Lift the Ban

FAQ

What is the rent control referendum and why is it necessary?

Economic well-being in Chicago should be accessible to all. This results from high-performing jobs, quality schools and, most essential, affordable housing.
The referendum on the March 20th ballot will “Lift the Ban,” which has been in place statewide in Illinois since 1997, prohibiting local communities from implementing rent control as a policy option to sustain affordable housing.

This grassroots effort was initiated by several dozen community organizations in neighborhoods most affected by rising rents and declining availability of affordable housing – especially on the south, southwest, west, and northwest sides.

Rapidly rising rents are a problem throughout the country, and control movements are being discussed in several other cities where rent burdened families are struggling.

What is rent burden and why is it a problem in Chicago?

Rent burden is when a household spends more than 30% of its income on rent; extreme rent burden is when more than 50% of income is spent on rent.
A rent burdened household is unlikely to have enough income for other essentials such as food and medicine.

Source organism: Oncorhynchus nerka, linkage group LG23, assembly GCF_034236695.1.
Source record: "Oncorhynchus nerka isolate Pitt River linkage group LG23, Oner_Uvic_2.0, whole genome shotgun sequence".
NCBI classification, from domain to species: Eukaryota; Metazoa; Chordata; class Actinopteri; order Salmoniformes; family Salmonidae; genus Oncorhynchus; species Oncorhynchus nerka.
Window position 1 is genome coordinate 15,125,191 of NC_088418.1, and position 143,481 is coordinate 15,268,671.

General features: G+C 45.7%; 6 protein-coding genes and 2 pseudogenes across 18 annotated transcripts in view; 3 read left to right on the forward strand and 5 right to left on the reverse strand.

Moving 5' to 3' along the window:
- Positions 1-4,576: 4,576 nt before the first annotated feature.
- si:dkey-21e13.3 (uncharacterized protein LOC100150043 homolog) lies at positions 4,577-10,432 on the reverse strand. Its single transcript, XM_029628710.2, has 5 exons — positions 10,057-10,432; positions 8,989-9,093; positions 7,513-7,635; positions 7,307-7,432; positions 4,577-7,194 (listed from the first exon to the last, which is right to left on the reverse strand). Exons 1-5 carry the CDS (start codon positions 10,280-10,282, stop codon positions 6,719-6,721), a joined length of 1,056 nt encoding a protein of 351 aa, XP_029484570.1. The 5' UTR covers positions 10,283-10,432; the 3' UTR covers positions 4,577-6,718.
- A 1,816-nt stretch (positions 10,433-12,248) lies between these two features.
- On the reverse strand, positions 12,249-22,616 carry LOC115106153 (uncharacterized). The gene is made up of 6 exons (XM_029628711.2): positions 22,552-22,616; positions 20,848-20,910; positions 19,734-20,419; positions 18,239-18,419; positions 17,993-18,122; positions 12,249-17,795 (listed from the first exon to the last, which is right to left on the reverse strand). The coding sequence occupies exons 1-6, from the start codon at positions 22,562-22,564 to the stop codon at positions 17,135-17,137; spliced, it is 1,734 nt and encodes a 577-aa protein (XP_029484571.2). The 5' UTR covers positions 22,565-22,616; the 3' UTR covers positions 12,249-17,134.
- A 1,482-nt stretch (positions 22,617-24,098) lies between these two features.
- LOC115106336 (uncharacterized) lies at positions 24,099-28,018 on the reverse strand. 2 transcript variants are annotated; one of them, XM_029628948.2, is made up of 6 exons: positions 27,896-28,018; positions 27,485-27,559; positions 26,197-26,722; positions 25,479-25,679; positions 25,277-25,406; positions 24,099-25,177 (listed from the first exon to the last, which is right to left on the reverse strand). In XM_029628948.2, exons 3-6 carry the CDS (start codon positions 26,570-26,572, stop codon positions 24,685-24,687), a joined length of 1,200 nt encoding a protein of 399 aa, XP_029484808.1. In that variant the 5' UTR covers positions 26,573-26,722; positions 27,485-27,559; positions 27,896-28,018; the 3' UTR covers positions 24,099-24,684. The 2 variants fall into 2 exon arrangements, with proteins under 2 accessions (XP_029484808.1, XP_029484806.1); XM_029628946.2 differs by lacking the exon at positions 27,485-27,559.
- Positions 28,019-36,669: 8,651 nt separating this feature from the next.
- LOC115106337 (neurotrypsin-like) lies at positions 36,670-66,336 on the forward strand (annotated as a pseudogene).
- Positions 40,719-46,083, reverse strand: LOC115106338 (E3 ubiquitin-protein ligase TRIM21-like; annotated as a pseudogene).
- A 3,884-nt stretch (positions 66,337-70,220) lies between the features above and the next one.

Chicago is seeing an increase in rent-burdened households because wage increases have not kept up with rent increases. Citywide, between 2000 and 2009, income fell 8.1% while the percent of rent burdened renters increased 10.1% to 54.6%. From 2000 to 2009, incomes fell nearly 20% in Humboldt Park and Garfield Park, while the percent of cost-burdened households jumped 41% to 69% of households. In Albany Park and Irving Park, incomes fell nearly 19% while the percent of cost-burdened households rose to 52 from 2000 to 2009.

How can rent control change the equation?

Tenants can stay in their neighborhood with affordable housing options, contributing to local economies, schools and community preservation, and Chicago’s overall economic well-being.

Landlords are to obtain an annual rent increase and earn a reasonable rate of return, while retaining long-term tenants who help maintain neighborhood stability and preserve the integrity of communities. Landlords may also include capital improvements in rent increases.